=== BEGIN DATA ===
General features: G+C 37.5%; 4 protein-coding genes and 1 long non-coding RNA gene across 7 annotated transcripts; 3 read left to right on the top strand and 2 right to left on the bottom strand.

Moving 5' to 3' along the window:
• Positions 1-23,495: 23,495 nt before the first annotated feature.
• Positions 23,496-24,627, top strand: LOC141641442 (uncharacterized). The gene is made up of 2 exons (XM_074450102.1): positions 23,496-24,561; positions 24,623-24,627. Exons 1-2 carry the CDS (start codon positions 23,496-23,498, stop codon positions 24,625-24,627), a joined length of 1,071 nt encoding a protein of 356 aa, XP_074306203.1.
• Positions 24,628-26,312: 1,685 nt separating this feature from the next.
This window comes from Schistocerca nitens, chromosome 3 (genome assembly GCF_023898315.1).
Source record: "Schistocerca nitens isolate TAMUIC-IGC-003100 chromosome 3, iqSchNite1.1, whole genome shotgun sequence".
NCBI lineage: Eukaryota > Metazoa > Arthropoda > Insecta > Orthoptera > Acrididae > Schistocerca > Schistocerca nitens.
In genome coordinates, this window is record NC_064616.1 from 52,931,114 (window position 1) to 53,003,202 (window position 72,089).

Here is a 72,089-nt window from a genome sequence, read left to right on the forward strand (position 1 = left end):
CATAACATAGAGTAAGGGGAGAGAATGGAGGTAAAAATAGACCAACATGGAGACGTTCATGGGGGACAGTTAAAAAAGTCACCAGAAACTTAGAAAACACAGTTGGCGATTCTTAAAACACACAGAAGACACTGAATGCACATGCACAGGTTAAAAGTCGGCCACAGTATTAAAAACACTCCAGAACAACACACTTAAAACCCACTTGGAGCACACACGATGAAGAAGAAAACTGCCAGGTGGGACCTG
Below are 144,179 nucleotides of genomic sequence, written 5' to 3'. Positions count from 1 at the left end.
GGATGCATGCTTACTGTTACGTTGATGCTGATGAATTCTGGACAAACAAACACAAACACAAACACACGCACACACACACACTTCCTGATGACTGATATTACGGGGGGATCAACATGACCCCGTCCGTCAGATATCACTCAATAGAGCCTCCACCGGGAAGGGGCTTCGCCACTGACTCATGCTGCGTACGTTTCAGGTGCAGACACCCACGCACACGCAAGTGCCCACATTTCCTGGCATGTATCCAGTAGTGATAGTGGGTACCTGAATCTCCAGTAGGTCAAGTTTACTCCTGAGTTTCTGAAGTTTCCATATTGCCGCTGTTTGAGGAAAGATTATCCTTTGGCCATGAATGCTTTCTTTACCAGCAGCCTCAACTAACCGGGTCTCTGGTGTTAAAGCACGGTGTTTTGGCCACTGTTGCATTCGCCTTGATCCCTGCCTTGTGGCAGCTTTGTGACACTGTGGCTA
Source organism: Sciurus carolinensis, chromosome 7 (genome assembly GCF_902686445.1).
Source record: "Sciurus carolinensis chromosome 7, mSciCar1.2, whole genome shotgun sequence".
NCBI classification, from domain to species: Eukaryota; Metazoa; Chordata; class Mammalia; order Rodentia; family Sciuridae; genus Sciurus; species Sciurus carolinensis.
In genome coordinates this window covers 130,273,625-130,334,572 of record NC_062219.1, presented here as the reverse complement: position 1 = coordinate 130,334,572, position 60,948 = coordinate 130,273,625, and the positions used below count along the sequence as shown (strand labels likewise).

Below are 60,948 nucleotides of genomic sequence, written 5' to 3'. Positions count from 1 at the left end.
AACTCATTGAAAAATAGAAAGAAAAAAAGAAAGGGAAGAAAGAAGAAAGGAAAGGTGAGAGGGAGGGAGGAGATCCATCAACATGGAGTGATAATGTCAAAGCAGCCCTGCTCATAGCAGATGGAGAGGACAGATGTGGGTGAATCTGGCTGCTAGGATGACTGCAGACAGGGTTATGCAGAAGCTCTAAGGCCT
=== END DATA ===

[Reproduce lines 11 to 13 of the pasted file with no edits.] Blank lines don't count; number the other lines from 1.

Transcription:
CATAACATAGAGTAAGGGGAGAGAATGGAGGTAAAAATAGACCAACATGGAGACGTTCATGGGGGACAGTTAAAAAAGTCACCAGAAACTTAGAAAACACAGTTGGCGATTCTTAAAACACACAGAAGACACTGAATGCACATGCACAGGTTAAAAGTCGGCCACAGTATTAAAAACACTCCAGAACAACACACTTAAAACCCACTTGGAGCACACACGATGAAGAAGAAAACTGCCAGGTGGGACCTG
Below are 144,179 nucleotides of genomic sequence, written 5' to 3'. Positions count from 1 at the left end.
GGATGCATGCTTACTGTTACGTTGATGCTGATGAATTCTGGACAAACAAACACAAACACAAACACACGCACACACACACACTTCCTGATGACTGATATTACGGGGGGATCAACATGACCCCGTCCGTCAGATATCACTCAATAGAGCCTCCACCGGGAAGGGGCTTCGCCACTGACTCATGCTGCGTACGTTTCAGGTGCAGACACCCACGCACACGCAAGTGCCCACATTTCCTGGCATGTATCCAGTAGTGATAGTGGGTACCTGAATCTCCAGTAGGTCAAGTTTACTCCTGAGTTTCTGAAGTTTCCATATTGCCGCTGTTTGAGGAAAGATTATCCTTTGGCCATGAATGCTTTCTTTACCAGCAGCCTCAACTAACCGGGTCTCTGGTGTTAAAGCACGGTGTTTTGGCCACTGTTGCATTCGCCTTGATCCCTGCCTTGTGGCAGCTTTGTGACACTGTGGCTA